Keep ’em coming, everybody! You can comment here or you can e-mail me at jeremy (at) apexgymnastics (dot) com.
Jeremy – Not really a technical gymnastics question, but what’s the best food to eat before a meet? Our next one takes place from 11am-1:30pm, right over the lunch hour. I used to hear that carbo loading the night before helps athletes perform (lots of pasta), but my husband tells me that has changed & they now think it slows you down. How do we get our kids prepped & strong before meets & all the time, especially if they are picky eaters?
Ooh, nutrition would be an excellent topic — I might have to pull in a guest columnist for that one, though, as it’s outside of my area of expertise.
I’ve always heard that lots of carbs and protein are best, but as I said, I’m no expert.
I’ll see if I can track down a nutritionist who might be interested in doing a guest column.
Here’s a question for you – how do you deal with a gymnast (in this case, a very powerful male gymnast) who is having trouble with Yurchenko vaults because he keeps going over the horse without putting enough weight on his hands to really block.
We keep trying to get him to turn his roundoff over more so that he will go back and not up, but that doesn’t seem to be taking.
I’d have to take a look to be sure, but I’d say you’re on the right track trying to get him to turn the roundoff over more.
How are his tsuks and hand fronts? I’ve usually found that Yurchenkos work best for very technical gymnasts, and hand fronts work better for very powerful gymnasts.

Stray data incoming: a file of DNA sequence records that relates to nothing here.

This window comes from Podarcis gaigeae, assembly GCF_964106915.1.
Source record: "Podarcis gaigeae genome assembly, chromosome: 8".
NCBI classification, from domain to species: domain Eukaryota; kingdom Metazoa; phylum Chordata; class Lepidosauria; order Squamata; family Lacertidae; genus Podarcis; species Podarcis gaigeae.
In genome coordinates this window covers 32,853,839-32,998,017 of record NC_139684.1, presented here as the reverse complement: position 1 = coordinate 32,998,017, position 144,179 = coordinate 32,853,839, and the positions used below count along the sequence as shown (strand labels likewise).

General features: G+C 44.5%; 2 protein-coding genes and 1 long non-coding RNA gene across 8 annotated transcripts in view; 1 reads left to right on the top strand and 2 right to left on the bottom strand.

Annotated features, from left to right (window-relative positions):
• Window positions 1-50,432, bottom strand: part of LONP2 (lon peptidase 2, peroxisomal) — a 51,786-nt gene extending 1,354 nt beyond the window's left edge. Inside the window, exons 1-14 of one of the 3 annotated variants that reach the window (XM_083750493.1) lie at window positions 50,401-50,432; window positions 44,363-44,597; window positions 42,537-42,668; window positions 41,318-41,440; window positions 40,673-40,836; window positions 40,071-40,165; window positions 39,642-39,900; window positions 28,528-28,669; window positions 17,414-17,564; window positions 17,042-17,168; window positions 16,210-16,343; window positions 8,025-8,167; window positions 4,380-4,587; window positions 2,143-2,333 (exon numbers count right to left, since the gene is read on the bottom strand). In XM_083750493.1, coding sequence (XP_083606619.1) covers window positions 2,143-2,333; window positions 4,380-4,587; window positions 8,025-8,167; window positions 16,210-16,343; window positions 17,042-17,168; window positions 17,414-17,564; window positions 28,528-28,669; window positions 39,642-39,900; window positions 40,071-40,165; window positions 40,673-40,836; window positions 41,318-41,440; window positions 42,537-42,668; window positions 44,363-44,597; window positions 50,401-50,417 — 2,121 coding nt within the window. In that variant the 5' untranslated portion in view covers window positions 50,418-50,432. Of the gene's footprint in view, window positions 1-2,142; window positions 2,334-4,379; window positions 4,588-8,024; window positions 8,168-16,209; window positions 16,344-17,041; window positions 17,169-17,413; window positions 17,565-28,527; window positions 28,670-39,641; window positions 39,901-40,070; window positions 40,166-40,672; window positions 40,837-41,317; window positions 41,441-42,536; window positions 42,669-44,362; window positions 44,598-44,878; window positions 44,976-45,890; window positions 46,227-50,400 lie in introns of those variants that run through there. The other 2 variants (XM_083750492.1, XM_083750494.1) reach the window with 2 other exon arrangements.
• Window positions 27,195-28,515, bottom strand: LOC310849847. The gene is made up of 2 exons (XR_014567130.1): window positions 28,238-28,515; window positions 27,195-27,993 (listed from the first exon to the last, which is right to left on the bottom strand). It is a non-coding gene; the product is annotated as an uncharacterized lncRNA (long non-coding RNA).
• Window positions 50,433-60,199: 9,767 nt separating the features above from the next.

You might want to post that question on the chalkbucket — I don’t have as much experience as some coaches teaching Yurchenkos, but I’m sure somebody there could help you out more than I could.
Could you do a section on High Bar release skills? specifically the Jaeger. and mabey one on learning dismounts from Giants on the High Bar please. Also what would you do for a male gymnast who’s round-off can be very crooked at times?
Any help would be aprectiated, thanks.
Regarding the roundoffs, two things:
First, I always tell kids to try to fake me out when they do a roundoff — make me think it’s gonna be a front handspring, and then turn it at the last possible second. The later turn will usually help square the roundoff.
The second is a trick that Tony Gehman describes in this video: http://www.youtube.com/watch?v=pr_EEWtJ8zY. A lot of coaches don’t like this and I have no problem seeing why, but I’ve had spectacular results with that trick.
As for high bar release skills, I’d want to get a bit mroe experience with them myself before writing a column about it — I know how a jaeger works on the theoretical level, but I have very little experience either teaching or doing them.
Cartwheels (often the hardest skill to teach beginners!)
the sport of gymnastics in comparison to other sports (Gym. is like learning 4 sports at once; required training time being much greater than compared to other activities; encompassing entire body; amount of time on progression etc). I think this would help parents understand the complexity of the sport and hopefully ease up on the “why can’t my child do skill X Y or Z yet” or “why aren’t they able to work on ___ yet” questions.
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